Psychology of mobility 1

1 Introduction: The Psychology of Global Mobility . . . . . . . . . .1
Stuart C. Carr

Part IContext

2 Human Mobility in a Global Era . . . . . . . . . . . . . . . . . . . 23
Adrian Furnham

3 Mixed-Methods Approaches to Contextually Grounded Research in Settings of Armed Conflict and Natural Disaster . . . 47
Kenneth E. Miller

4 Ethical Psychological Practice with Geographically Mobile Individuals and Groups . . . . . . . . . . . . . . . . . . . . . . . . 61
Graham R. Davidson

Part II Motives

5 Mobility and Personality . . . . . . . . . . . . . . . . . . . . . . . . 87
Irene Hanson Frieze and Man Yu Li

6 Identity and Global Mobility . . . . . . . . . . . . . . . . . . . . . 105
Phyllis Tharenou

7 Global Mobility, Local Economy: It's Work Psychology, Stupid! . . . . . . . . . . . . . . . . . . . . . . . . . . . 125
Stuart C. Carr

8 The Psychology of Enforced Mobility . . . . . . . . . . . . . . . . . 151
Wendy Ager and Alastair Ager

Part III Adjustment

9 Global Mobility and Cross-Cultural Training . . . . . . . . . . . . 173
Jan Selmer

10 Mobility and Acculturation . . . . . . . . . . . . . . . . . . . . . . 193
John W. Berry


Chapter 1
Introduction: The Psychology of Global Mobility
Stuart C. Carr

Quando andate a casa, conoscete che cosa lasciate, ma non che cosa troverete

(When you leave your home, you know what you leave behind, but not what you will find)
Old Italian Proverb

Where today are the Pequot? Where are the Narragansett, the Mohican, the Pokanoket, and many other once powerful tribes of our people? They have vanished before the avarice and the oppression of the White Man, as snow before a summer sun.

Will we let ourselves be destroyed in our turn without a struggle, give up our homes, our country bequeathed to us by the Great Spirit, the graves of our dead and everything that is dear to us? I know you will cry with me Never! Never!
Shawnee chief, Tecumseh (1811).
Sleep Not Longer, O Choctaws and Chickasaws, from a speech before the Joint Council of the Choctaw and Chickasaw nations

Abstract
Globalization has magnified the salience of global mobility, for travelers and new settlers, host communities, policy-makers and social scientists alike. This book is a response to that challenge. Its contributions by leading thinkers crystallize a new and emerging field. Collectively the contributions argue that the Psychology of Global Mobility, like global mobility itself, is a pressing concern for Human Development. The book offers a useful response to the United Nations Human Development Report for 2009. This called for more multi-disciplinary approaches to understanding and enabling the human capabilities that both (i) drive and (ii) result from, global mobility. The books chapters analyze the historical, methodological and ethical context for mobility; its motivational substrates in personality, gender identity, economy, and climate change like disasters natural and man-made; mediating roles for cross-cultural adjustment via training, acculturation, inclusion and wellbeing; and mobility's consequences for individual careers, equal opportunity, global connectivity via technology, and human poverty reduction. Human development, the book shows, is a dynamic product stemming significantly from motivation, adjustment and performance, occurring mutually between the more and less globally mobile.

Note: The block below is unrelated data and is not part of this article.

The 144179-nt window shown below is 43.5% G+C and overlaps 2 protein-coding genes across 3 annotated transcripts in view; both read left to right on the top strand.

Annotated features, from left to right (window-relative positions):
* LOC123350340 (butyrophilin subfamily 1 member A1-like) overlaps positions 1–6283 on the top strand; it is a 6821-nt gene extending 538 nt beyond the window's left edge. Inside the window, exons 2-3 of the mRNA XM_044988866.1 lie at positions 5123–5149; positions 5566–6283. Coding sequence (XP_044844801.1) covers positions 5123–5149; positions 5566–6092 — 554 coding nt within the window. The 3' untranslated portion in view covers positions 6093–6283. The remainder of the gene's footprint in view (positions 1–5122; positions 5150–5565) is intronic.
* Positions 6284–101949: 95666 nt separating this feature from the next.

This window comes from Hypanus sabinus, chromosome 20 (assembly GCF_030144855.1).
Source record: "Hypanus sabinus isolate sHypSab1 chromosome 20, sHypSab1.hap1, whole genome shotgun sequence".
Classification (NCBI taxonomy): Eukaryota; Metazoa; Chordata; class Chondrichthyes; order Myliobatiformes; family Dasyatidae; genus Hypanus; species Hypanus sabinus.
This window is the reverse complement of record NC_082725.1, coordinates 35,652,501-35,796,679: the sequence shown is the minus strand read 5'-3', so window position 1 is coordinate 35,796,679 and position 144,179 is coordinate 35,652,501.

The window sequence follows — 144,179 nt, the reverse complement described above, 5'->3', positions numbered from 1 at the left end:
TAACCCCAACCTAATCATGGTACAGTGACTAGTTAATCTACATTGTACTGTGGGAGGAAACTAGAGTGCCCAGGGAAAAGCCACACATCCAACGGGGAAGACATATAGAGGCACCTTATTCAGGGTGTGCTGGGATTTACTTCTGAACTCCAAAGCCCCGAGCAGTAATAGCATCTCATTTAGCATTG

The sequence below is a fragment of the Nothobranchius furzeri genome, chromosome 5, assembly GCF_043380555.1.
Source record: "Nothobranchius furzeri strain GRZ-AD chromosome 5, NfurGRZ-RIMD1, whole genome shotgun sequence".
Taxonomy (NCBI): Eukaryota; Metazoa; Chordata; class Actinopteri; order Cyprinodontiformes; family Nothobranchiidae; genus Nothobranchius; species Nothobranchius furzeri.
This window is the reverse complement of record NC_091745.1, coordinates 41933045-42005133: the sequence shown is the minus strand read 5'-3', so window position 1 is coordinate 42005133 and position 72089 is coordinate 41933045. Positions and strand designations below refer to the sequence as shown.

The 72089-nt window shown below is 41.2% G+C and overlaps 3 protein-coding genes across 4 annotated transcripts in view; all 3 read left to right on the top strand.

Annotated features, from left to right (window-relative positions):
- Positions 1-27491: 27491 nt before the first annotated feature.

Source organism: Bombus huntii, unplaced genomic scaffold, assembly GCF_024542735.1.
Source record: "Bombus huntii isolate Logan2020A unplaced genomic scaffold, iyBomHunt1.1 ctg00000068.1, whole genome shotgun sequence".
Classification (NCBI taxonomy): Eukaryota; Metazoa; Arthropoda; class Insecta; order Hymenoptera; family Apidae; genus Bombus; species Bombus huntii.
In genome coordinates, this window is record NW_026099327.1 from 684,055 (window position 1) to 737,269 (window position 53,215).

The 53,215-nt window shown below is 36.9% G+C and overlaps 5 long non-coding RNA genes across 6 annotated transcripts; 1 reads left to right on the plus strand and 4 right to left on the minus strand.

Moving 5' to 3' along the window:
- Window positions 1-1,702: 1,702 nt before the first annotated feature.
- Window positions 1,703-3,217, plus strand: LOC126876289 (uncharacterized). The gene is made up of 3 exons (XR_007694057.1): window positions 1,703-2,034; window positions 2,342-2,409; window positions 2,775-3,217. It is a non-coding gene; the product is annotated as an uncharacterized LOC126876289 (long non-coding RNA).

Keywords Migration-development nexusHuman developmentPsychologyGlobal mobilityBrain drainBrain gainPoverty reduction
Abbreviations

IOMInternational Association for Migration

n AchNeed for Achievement

HDRHuman Development Report

UNDPUnited Nations Development Programme

Global mobility is etched in human behavior since humanity began. Many thousands of years ago, according to archaeology and genetic science, hominids walked out of Africa's Great Rift Valley, in East Africa. Some of them a very small number perhaps helped to populate the Earth as we know it today. Around a millennium ago flotillas of waka hourua (voyaging canoes) crossed huge tracts of Pacific expanse. Groups of people in those waka came from Hawaiki, in Eastern Polynesia (Howe, 2003). Some of them reached the most recent country to be settled by human beings, Aotearoa/New Zealand. After these early first settlements, history records successive waves of global mobility by imperial powers, caused by, causing, and continuing to cause incalculable hardships, brutalities, suffering and injustices to first peoples (Marsella & Ring, 2003).